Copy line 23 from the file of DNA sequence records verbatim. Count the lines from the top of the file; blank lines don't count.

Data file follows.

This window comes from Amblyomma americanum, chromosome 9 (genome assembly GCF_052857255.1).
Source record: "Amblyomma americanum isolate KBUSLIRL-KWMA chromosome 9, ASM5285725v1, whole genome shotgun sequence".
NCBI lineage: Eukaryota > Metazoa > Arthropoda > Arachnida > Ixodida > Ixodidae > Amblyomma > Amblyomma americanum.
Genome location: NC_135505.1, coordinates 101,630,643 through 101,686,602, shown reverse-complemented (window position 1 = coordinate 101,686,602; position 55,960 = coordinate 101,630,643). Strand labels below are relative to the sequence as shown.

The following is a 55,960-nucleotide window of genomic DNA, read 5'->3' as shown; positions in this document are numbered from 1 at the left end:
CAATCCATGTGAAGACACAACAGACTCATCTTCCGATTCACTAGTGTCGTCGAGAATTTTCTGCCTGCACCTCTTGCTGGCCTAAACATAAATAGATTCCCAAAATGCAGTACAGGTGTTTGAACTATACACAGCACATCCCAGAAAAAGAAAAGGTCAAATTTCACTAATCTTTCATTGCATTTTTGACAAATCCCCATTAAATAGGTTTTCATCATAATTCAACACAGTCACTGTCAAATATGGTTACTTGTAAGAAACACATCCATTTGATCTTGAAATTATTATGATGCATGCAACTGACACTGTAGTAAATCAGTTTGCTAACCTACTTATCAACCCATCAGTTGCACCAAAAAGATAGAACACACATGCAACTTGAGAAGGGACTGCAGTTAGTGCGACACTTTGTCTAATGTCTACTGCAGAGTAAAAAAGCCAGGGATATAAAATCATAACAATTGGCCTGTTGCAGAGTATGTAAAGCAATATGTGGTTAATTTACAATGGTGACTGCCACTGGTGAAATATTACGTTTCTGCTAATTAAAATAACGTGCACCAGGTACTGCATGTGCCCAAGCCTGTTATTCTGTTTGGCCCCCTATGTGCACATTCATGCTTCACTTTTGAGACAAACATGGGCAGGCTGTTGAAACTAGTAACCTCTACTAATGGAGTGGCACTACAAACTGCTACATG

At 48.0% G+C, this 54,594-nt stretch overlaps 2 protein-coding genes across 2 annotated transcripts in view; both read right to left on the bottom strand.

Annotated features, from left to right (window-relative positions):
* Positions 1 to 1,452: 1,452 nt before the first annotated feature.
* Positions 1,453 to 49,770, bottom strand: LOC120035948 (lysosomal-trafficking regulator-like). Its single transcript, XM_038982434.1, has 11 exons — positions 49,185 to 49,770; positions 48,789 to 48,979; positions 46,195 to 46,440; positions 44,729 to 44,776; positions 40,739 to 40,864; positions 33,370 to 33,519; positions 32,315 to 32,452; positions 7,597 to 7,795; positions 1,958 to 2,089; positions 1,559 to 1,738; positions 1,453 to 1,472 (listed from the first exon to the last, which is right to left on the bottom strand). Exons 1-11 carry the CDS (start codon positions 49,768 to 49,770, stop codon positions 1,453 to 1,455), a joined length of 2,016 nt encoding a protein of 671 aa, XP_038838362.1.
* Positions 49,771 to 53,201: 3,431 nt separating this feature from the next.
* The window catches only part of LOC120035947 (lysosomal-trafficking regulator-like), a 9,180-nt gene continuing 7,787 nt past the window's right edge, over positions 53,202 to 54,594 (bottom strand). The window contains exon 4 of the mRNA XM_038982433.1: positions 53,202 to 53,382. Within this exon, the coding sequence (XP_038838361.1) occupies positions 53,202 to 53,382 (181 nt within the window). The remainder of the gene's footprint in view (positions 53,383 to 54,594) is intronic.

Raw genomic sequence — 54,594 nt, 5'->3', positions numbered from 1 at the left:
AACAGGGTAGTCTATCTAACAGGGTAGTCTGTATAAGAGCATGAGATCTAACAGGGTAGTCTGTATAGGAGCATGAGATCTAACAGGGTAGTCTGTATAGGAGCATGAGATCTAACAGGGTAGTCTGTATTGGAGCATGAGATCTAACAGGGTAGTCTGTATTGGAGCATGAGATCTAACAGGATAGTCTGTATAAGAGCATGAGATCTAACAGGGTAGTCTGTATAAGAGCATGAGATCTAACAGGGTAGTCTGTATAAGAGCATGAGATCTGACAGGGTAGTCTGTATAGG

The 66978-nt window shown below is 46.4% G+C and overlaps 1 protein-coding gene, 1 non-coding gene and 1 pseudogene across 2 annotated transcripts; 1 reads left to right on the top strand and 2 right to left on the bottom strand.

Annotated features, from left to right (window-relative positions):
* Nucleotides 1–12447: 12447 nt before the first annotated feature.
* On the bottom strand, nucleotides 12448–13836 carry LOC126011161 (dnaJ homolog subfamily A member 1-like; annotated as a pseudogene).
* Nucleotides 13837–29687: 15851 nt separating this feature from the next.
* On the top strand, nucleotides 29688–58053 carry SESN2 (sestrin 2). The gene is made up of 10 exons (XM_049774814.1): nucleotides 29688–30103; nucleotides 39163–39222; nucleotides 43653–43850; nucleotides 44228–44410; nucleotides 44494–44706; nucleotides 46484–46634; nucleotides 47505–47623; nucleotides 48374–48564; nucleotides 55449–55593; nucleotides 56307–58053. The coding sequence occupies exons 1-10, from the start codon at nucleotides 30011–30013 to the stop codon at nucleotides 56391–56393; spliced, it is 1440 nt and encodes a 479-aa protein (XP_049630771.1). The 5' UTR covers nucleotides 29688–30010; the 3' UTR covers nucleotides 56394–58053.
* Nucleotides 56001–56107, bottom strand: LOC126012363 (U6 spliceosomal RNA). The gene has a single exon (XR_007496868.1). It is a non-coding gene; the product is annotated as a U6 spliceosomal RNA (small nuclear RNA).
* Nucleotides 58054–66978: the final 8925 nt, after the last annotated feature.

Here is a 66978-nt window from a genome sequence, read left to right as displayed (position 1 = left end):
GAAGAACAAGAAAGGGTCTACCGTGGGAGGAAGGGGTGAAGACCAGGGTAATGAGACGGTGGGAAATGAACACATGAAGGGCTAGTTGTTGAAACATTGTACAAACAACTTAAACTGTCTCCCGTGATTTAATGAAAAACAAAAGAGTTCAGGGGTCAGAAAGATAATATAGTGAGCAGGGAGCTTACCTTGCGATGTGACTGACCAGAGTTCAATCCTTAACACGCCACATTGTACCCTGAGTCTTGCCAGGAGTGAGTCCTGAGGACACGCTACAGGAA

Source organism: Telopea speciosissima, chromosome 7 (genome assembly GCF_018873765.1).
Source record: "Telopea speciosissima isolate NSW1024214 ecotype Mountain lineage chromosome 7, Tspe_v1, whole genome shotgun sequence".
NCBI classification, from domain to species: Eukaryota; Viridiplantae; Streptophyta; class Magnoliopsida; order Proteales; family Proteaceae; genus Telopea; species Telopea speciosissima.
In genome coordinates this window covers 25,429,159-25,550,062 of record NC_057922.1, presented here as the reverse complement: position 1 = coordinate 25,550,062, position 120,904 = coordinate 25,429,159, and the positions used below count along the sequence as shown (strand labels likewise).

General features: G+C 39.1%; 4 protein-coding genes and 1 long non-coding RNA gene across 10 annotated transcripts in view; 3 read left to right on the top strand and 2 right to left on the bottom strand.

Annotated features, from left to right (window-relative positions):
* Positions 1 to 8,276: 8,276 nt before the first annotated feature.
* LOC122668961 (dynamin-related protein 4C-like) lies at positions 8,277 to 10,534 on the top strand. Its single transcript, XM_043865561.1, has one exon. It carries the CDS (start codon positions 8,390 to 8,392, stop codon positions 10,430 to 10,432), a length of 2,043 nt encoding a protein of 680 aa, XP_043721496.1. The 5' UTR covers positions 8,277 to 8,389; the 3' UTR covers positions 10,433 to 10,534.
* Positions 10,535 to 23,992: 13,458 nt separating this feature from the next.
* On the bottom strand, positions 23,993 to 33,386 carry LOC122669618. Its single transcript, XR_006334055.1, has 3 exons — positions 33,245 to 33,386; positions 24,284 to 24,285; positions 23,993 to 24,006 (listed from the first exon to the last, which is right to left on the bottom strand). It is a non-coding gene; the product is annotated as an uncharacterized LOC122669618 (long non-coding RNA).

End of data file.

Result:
Here is a 66978-nt window from a genome sequence, read left to right as displayed (position 1 = left end):